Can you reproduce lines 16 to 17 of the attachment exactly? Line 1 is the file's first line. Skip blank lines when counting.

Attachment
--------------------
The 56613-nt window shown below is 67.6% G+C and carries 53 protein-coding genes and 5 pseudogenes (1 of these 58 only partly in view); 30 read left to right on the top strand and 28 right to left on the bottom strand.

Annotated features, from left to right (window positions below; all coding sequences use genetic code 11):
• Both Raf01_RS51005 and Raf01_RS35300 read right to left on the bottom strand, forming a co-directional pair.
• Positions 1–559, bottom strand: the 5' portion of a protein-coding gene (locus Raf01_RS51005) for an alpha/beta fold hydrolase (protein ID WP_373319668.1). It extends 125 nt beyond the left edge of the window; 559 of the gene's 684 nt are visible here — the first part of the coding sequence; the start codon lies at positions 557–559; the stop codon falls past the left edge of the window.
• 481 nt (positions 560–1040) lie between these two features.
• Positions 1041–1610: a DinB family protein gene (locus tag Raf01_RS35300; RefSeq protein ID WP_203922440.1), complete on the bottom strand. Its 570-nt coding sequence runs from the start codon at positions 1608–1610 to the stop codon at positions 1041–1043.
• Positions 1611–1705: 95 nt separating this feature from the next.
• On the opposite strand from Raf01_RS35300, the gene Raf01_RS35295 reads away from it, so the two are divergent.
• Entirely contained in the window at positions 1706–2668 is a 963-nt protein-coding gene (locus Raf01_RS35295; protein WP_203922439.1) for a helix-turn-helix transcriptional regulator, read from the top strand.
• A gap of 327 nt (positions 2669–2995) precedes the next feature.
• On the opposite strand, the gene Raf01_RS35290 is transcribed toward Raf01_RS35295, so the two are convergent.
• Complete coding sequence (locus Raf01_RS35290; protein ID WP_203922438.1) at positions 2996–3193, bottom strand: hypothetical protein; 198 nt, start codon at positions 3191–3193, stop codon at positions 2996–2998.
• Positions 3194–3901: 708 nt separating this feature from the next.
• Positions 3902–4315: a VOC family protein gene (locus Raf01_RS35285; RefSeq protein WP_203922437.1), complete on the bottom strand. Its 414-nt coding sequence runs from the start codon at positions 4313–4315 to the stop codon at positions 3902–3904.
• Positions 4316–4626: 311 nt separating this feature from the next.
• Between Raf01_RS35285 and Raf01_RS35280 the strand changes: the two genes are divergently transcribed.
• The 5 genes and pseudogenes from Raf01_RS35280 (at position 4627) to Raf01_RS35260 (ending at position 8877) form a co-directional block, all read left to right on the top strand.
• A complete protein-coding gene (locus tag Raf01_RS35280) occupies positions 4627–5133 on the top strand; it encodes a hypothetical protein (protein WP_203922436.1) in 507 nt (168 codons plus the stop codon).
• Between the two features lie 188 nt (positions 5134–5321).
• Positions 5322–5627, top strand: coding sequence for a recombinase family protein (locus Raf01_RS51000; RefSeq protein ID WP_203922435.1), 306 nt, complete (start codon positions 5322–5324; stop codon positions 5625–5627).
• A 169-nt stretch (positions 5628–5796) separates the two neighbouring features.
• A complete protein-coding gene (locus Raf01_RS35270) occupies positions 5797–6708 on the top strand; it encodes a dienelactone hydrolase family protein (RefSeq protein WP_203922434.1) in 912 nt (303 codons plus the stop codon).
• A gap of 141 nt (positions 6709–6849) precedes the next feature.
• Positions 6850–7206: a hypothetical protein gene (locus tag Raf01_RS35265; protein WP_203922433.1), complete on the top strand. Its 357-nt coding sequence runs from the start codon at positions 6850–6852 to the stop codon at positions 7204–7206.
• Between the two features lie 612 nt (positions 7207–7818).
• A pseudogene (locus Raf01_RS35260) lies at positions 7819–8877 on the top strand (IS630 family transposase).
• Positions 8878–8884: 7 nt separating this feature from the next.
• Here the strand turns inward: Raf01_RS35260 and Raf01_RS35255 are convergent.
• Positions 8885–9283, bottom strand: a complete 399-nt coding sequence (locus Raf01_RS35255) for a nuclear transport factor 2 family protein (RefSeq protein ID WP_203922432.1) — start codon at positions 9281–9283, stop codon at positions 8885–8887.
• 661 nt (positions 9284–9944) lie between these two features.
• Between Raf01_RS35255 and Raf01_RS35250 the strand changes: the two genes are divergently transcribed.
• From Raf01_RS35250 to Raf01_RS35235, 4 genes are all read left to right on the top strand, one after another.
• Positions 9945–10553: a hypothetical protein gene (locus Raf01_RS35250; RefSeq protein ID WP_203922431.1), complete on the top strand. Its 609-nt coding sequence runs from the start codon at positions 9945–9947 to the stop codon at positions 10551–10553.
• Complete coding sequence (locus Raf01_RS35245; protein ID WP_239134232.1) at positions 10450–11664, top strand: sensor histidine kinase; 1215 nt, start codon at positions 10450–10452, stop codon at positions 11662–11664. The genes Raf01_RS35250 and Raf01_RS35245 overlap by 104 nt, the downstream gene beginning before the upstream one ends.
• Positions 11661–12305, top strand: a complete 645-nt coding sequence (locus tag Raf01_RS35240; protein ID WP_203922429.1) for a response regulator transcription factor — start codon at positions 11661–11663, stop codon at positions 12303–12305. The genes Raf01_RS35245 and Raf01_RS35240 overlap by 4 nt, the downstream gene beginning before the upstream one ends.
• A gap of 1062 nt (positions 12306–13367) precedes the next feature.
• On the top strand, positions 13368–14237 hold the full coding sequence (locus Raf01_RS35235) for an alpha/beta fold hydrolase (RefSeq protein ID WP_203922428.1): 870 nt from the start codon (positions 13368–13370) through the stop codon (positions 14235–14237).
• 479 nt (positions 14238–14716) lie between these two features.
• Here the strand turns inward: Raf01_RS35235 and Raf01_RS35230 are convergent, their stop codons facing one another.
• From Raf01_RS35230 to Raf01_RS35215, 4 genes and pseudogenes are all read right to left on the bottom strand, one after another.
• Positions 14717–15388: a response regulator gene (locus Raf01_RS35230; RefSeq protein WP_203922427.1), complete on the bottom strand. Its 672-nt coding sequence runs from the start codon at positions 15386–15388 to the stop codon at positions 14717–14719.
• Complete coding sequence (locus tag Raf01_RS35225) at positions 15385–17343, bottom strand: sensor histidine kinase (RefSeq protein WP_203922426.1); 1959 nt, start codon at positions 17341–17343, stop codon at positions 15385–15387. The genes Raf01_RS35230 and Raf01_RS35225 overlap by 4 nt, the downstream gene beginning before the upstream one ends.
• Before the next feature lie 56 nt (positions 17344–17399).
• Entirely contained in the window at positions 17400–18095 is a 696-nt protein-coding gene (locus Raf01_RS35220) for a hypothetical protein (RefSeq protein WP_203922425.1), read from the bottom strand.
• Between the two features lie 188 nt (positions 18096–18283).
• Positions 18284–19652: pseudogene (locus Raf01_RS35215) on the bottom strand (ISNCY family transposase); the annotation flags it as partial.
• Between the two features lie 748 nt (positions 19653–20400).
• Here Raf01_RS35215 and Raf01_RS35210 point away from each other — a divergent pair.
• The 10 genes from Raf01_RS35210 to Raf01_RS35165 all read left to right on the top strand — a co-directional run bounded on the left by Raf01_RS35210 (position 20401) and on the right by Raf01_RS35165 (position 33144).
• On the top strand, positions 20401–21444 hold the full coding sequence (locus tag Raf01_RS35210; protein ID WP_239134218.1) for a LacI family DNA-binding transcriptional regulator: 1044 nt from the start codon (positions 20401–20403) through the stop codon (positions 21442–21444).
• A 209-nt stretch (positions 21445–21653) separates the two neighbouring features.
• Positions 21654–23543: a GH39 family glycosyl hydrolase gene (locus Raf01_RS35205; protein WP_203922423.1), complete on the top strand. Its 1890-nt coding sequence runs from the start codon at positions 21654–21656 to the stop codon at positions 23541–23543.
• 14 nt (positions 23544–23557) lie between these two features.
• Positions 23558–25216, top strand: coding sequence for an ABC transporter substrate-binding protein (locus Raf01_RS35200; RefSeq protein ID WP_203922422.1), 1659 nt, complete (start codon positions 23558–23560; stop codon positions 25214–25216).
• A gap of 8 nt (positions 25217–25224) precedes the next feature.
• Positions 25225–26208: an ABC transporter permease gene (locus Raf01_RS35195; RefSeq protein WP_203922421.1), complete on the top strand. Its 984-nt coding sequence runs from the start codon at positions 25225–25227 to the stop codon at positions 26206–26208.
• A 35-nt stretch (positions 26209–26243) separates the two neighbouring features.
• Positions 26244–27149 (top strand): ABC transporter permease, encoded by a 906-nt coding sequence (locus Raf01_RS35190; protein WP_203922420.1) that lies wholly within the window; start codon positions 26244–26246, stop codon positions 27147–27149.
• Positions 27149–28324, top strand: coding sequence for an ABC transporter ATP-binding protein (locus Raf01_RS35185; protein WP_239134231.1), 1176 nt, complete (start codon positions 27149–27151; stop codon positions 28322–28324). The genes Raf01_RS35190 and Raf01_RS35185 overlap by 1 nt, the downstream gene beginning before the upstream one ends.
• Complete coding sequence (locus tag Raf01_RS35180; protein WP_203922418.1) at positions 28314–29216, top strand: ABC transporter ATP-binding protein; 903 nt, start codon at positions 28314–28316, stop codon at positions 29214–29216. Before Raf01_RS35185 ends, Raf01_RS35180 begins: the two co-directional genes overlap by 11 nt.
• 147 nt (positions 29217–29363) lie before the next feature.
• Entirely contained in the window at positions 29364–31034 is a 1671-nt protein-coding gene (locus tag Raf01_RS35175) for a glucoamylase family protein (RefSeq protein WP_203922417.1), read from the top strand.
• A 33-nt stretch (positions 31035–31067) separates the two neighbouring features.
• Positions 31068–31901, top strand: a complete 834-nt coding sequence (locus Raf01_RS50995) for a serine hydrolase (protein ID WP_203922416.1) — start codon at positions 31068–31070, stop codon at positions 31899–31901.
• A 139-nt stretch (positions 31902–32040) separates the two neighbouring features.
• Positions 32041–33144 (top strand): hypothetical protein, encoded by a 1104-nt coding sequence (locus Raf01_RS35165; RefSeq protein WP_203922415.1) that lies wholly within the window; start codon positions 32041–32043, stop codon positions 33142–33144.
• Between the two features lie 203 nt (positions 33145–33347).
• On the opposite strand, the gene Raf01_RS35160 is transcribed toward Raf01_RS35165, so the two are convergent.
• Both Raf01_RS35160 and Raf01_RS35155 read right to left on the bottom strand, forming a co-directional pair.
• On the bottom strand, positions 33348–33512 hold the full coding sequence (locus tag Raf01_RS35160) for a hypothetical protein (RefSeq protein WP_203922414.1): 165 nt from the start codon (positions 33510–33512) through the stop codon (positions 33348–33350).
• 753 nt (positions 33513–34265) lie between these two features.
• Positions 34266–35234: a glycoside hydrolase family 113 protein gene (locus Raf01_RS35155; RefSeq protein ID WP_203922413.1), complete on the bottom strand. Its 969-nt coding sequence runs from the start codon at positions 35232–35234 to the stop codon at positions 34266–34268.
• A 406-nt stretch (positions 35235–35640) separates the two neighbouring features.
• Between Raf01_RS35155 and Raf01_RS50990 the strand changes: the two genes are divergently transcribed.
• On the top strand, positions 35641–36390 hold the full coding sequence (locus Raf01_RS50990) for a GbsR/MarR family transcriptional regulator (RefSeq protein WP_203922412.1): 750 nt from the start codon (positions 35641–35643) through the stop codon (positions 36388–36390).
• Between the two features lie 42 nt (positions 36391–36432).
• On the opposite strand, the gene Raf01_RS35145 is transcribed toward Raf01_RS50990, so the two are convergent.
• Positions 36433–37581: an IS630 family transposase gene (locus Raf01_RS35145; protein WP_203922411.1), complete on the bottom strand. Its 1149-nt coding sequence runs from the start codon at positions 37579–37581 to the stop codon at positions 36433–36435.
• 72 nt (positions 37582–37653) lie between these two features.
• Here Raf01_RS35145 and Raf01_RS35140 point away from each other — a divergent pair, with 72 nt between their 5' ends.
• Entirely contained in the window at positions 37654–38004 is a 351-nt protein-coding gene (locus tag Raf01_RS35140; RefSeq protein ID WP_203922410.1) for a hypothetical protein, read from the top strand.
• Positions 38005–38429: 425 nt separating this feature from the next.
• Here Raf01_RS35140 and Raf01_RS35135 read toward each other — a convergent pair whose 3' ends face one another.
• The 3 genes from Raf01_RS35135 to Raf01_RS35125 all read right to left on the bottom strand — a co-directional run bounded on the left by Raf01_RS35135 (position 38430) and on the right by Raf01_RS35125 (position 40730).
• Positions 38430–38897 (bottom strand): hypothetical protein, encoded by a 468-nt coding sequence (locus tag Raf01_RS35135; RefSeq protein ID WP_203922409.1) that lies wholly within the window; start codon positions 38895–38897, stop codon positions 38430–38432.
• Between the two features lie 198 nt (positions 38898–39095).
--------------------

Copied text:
• Between Raf01_RS35285 and Raf01_RS35280 the strand changes: the two genes are divergently transcribed.
• The 5 genes and pseudogenes from Raf01_RS35280 (at position 4627) to Raf01_RS35260 (ending at position 8877) form a co-directional block, all read left to right on the top strand.